A review (guest post) by Tom Carter of Daughter of Xanadu by Dori Jones Yang
Who would win in a fight: Mulan or Emmajin Beki or Teenage Angst, Mongolian-style? “Can you imagine, a mere girl fighting on the battlefield?”
The role of females in combat is a debate as timeless as war itself, and one that remains divisive and unresolved to this century.
While present-day arguments for and against allowing women in the military revolve around psychological and biological issues, back in olden times, one needed only cite “tradition” and “familial roles” to silence the detractors.
The teenaged heroine of Dori Jones Yang’s new 13th-century historical fiction novel, Daughter of Xanadu, is one such detractor, albeit immutable.
Often imagining herself on the battlefield, “the son my father never had,” Emmajin Beki, the granddaughter of Mongolian king (and emperor of China’s Yuan Dynasty) Khubilai Khan (1215-1294), learned to ride a horse before she could walk and can outshoot all her cousins in archery. She confidently and outspokenly aspires to emulate her female ancestors who assisted Chinggis Khan in conquering Asia (“the blood of all these earlier strong women flowed in my veins”).
Unfortunately, for this princess, “the days of strong women had ended once luxurious court life had begun.”
The Mongols, fattened, lazy and resting on their laurels, now prefer to tell stories of battles-past over lavish “orgies of excess” rather than engage in new wars, much to Emmajin’s restless discontent.
When she makes known her desire to “become a legend” like real-life women warriors Aiyurug Khutulun and Hua Mulan of China, the great Khan placates her by sending her on a secret mission to spy on a family of foreign merchants currently visiting the Mongol court.
The merchants’ young son turns out to be one Marco Polo, the now-legendary Venetian journeyer credited for introducing Asian culture to the west.
To Emmajin, however, he is just another “colored-eye man,” a court curiosity from Christendom whose gallantry and romantic gestures are as ridiculous to the manly Mongolians as his facial hair (“his beard was so thick I could imagine food sticking in it”).
Try as she might, however, Emmajin, caught in the peak of puberty, is unable to resist Marco’s western charm, and quickly finds herself enamored by his worldly vision (“I had learned to see the world through Marco’s eyes”) as well as his pelt.
“What would the hair on his arm feel like?” she often fantasized about at night.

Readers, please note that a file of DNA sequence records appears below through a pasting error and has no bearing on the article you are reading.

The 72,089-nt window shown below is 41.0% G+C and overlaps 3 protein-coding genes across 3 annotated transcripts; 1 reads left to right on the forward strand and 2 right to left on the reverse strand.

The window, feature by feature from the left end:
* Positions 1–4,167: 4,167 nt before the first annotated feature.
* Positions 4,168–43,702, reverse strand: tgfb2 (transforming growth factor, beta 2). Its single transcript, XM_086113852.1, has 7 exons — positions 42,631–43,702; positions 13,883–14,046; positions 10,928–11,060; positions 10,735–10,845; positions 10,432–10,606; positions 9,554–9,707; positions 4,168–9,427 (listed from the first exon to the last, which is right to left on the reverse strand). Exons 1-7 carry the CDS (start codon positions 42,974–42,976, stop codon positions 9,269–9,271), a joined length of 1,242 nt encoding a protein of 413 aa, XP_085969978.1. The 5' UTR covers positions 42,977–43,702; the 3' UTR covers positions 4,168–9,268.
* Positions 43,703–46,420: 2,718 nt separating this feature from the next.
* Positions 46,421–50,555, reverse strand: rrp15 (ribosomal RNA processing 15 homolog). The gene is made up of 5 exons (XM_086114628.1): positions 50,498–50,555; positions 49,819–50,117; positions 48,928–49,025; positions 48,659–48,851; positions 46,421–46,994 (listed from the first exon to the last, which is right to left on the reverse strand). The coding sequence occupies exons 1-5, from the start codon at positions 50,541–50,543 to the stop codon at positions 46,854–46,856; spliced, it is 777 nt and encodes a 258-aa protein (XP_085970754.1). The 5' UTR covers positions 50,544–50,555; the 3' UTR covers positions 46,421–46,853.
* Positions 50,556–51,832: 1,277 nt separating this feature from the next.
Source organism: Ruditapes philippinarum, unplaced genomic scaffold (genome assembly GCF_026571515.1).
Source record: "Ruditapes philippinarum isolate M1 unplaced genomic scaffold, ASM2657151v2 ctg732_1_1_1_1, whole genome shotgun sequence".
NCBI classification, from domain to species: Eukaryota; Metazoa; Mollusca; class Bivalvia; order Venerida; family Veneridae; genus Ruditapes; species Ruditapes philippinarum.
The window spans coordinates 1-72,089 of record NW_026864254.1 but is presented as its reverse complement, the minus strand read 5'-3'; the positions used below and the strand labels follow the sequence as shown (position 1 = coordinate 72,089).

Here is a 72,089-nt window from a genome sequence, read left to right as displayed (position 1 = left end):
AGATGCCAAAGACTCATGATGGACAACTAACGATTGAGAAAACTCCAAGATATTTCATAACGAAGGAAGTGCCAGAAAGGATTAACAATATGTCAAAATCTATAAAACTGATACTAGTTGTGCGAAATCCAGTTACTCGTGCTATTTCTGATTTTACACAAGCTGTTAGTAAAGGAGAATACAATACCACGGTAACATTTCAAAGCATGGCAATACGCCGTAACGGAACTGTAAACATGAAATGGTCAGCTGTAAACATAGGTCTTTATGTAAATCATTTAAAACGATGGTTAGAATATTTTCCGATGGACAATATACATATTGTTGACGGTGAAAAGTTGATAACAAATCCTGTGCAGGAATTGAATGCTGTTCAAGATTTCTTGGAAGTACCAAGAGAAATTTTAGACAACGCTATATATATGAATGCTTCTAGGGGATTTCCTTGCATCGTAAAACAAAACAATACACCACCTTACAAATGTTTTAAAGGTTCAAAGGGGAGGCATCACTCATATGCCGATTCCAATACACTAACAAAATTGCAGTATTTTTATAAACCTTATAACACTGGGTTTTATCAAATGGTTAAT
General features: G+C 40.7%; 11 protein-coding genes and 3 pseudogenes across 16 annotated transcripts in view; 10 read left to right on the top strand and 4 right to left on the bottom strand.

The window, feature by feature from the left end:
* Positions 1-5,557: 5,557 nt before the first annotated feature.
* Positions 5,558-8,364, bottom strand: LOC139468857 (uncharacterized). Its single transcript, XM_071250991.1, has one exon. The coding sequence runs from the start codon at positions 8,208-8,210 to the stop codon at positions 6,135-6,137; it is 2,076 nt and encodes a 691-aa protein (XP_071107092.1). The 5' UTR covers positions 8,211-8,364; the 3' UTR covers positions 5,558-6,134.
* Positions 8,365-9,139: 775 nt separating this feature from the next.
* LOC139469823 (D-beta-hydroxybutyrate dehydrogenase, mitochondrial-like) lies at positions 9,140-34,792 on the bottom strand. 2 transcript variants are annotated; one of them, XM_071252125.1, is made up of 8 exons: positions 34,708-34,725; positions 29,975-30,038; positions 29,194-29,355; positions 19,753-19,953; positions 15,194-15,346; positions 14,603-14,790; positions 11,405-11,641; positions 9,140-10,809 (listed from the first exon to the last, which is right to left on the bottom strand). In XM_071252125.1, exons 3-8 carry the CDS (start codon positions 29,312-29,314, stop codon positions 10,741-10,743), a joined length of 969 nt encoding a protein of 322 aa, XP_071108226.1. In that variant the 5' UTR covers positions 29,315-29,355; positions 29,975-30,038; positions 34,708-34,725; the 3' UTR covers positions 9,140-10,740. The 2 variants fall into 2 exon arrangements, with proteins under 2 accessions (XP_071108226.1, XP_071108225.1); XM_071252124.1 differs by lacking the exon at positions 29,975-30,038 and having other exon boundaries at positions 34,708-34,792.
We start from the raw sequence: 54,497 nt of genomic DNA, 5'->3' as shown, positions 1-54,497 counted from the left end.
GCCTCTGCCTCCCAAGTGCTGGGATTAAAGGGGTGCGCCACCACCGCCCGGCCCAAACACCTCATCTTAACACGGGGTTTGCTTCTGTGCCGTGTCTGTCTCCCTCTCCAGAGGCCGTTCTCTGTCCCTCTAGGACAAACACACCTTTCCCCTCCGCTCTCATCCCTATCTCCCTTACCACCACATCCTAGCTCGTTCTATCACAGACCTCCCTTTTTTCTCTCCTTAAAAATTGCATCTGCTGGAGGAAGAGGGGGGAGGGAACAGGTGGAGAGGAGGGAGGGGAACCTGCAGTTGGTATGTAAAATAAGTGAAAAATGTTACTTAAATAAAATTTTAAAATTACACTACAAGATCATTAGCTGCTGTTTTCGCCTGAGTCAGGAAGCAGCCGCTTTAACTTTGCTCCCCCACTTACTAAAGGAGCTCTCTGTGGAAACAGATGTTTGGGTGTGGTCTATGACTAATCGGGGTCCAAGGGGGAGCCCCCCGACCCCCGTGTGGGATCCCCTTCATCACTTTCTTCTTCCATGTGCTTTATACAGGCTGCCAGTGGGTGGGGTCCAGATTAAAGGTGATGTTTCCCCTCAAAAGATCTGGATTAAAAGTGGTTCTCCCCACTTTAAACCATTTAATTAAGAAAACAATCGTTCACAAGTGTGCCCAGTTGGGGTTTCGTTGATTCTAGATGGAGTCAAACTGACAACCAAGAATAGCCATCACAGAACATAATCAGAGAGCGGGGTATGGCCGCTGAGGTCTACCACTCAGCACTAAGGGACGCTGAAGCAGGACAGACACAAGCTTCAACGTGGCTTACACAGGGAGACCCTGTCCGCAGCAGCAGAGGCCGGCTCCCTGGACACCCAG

But she was a Mongolian first, and reluctantly sacrifices her blossoming relationship with the foreigner to complete her spy mission (“He was not a friend but a source of information.”).
Authoress Dori Jones Yang is a Caucasian American, yet she is no stranger to writing from the perspective of conflicted adolescent Chinese girls, as evinced in her previous, award-winning novel, The Secret Voice of Gina Zhang.
In Daughter of Xanadu, she hones in even deeper into the physiological confusion and emotional conflictions that make youth such a joy, turning Emmajin into such a hormonal wreck that this male reviewer often found himself gritting his teeth in frustration at such contradictive revelations as, “if he had pursued me, I would have rebuffed him. By holding himself aloof, he challenged me to win back his esteem.”
Daughter of Xanadu is not all-teenage angst. As our protagonist matures, so does the content of the story.
Emmajin eventually persuades Khubilai Khan to allow her to train for war against the Burmese at the Battle of Vochan (present-day Yunnan province), where the embarrassment of getting her period in front of the all-male troops is a bloody omen for what’s to come.
Upon seeing her cousin slain, innocent Emmajin is transformed into a “mindless killer.”
Bloodlust unleashed, the young princess swings her sword indiscriminately (“the hatred pounded in my ears…killing him felt good”), resulting in hundreds of men dead by her hand alone.
One can only imagine all the Mulan vs. Emmajin fan fiction that this novel will inspire!
By story’s conclusion, Messer Polo, who witnessed and wrote about the Mongols’ real-life battle against the Burmese in his book, The Travels of Marco Polo, has elevated “Emmajin the Brave” into the living legend she wanted to be, though she now regrets it.
“These men needed a hero, but I no longer needed to be one.” She resigns her sword and rank, and departs with Polo back to Europe as the Khan’s emissary of peace, leaving the literary door wide open for a sequel.
Dori Jones Yang, who also penned the best-selling Pour Your Heart Into It: How Starbucks Built a Company One Cup at a Time, is a skilled historian.
In researching Daughter of Xanadu, Yang, fluent in Putonghua, traveled all the way to the ruins of Xanadu in remote Inner Mongolia, which this itinerant backpacker can personally attest is no easy journey.
The short chapters and brief sentences, edited with razor precision for a younger audience, along with a helpful glossary for ESL students, make reading Daughter of Xanadu a breeze, though adults will admittedly want to beg this book back afterwards from their tweens.
This post first appeared as a four-part (guest author) series starting April 17, 2011 at Daughter of Xanadu – Part 1
Travel photographer Tom Carter is the author of China: Portrait of a People (San Francisco Chronicle Book Review), a 600-page China photography book, which may be found at Amazon.com.
Discover more “Guest Posts” from Tom Carter with Is Hong Kong Any Place for a Poor American?
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